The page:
Obermeyer wins OK, Klaus wins praise | AspenTimes.com

Obermeyer wins OK, Klaus wins praise

Janet Urquhart
Aspen Times Staff Writer

After heaping praise on ski-wear-icon-turned developer Klaus Obermeyer, the Aspen City Council gave his Obermeyer Place redevelopment project unanimous approval Monday.

“This whole thing truly is not possible without someone as fantastic as Klaus,” said Councilman Tom McCabe. “This is an incredible benefit to the community. Your willingness to do the right thing is just astonishing. I just don’t see many people like you and hip-hip-hooray.”

Obermeyer, the founder of Sport Obermeyer and the driving force behind the redevelopment plan, earned a hearty round of applause.

“It looks like it will be what we aimed for, and that’s a win-win-win-win situation,” Obermeyer said.

Developers plan to begin construction next spring, transforming a funky corner of Aspen into a new mix of residences, space for service/industrial businesses and medical offices.

An existing collection of buildings, including some dilapidated structures where many of Aspen’s service businesses remain, will be razed to make way for a new complex of buildings in the area bordered by East Bleeker Street, Spring Street and Rio Grande Place, south of Rio Grande Park. East Bleeker will be vacated for the project.

Two levels of underground parking, including 20 spaces designated for city use, are part of the plan. So is sprucing up the recycling center in the park and creating a pedestrian walkway through the development that will link Main Street and the park.

The project saw a year of review and revision by a city-appointed task force, working with a development team assembled by Obermeyer.

“It’s a handsome project,” said Councilman Tim Semrau. “I think it’ll be a great addition to the community.”

“You’re lucky to have a developer who would do this well on this site,” said Rich Wagar, local real estate broker.

“I like that somebody was willing to take the chances that they’re willing to do on this project,” added local resident Jim Pomeroy, voicing hope that it will lead others to take on “courageous” projects.

“Usually I’m a pessimist on all things, but I’m amazed at what happened,” added West End resident Bert Myrin. “It’s a great project.”

Obermeyer, the major landowner in the area, brought in two other property owners and the city, which owns some slivers of land in the rights of way, to come up with a joint plan that he hoped would be an improvement over what they could do individually.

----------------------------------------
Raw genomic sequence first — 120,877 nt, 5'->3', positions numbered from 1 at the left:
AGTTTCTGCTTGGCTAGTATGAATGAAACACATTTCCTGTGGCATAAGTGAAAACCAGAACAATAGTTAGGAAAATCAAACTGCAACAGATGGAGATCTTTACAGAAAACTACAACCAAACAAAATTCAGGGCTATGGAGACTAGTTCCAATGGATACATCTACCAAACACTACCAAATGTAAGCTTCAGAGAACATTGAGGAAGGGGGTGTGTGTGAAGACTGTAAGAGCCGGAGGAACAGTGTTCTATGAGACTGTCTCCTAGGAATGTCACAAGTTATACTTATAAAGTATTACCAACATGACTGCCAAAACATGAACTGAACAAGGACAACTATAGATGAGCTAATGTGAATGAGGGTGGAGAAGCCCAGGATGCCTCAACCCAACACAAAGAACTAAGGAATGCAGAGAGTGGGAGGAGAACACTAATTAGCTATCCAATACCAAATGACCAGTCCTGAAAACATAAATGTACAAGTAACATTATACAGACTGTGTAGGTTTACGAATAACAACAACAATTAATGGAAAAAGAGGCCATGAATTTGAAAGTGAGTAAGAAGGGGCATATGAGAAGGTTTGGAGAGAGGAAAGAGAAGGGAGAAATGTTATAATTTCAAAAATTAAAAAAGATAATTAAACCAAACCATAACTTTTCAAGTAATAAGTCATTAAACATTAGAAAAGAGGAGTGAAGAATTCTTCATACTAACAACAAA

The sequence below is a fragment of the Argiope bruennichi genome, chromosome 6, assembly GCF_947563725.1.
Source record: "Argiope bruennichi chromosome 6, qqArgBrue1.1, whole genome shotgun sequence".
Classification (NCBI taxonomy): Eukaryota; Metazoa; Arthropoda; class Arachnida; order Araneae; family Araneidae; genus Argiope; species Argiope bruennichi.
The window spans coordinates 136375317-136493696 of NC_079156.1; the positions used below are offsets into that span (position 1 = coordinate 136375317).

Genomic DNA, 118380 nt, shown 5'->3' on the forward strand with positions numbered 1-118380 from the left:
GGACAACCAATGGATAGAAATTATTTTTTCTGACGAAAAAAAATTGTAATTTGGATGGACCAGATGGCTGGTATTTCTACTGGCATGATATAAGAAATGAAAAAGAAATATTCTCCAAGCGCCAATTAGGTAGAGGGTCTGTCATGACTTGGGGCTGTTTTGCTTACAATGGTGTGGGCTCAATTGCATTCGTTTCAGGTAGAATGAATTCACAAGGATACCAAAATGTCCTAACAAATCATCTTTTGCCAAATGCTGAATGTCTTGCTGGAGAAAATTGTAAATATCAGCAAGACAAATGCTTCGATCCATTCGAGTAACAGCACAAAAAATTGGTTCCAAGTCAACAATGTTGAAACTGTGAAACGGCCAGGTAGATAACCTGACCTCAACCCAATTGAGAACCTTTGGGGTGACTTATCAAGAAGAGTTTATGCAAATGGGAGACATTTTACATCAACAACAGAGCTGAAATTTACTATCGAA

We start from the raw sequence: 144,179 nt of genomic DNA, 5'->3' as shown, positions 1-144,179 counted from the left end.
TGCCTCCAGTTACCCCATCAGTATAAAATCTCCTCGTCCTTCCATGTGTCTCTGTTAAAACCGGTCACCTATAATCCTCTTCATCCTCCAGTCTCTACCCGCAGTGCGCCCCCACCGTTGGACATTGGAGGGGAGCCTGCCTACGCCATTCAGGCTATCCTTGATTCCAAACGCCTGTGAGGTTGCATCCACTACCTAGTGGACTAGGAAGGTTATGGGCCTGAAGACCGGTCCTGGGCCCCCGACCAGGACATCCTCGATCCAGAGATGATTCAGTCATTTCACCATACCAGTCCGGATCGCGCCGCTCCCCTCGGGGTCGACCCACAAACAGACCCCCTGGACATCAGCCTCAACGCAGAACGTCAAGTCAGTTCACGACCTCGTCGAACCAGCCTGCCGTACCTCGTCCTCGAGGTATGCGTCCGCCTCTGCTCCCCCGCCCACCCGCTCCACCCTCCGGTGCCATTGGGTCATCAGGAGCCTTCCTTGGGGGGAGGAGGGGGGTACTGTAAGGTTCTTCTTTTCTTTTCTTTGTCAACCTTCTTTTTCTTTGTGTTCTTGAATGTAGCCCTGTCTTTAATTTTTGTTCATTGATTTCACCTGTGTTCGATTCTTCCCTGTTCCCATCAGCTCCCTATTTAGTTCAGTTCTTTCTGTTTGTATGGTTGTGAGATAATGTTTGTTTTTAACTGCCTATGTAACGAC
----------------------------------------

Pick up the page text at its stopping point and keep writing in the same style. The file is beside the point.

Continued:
Preserving the service/commercial/industrial uses that are currently there was his top priority. Businesses like a ski tuner, pet groomer, florist, auto repair shop and similar enterprises operate in the neighborhood.

Among the conditions the council placed on its approval is one that would eventually eliminate any businesses in Obermeyer Place that don’t comply with the service/commercial/industrial zoning, but operate as a conditional use. That conditional use should expire when the business’ current lease is up, the council decided.

Mittel Europa, an antiques and home furnishing business, operates as a conditional use with nine more years on its lease, the council was told.

In all, Obermeyer Place will include up to 265,000 square feet of space, including nearly 39,000 square feet for service/commercial/industrial uses; 21 free-market residences; 21 deed-restricted units and roughly 9,000 square feet of medical office space. Aspen Valley Hospital has an agreement with Obermeyer for a long-term lease of the office space with an option to purchase it.

The complex of five buildings includes one-, two- and three-story structures, but all will comply with the 35-foot height limit established by existing zoning, though some elements, like elevator shafts, will exceed that height, said architect Bob Schiller.

Obermeyer has committed to finding places for existing businesses to relocate temporarily during construction. The council is scheduled to address use of the former Zupancis property, the vacated former Aspen Youth Center and an area near the recycling center for some of those uses when it meets for a work session today.

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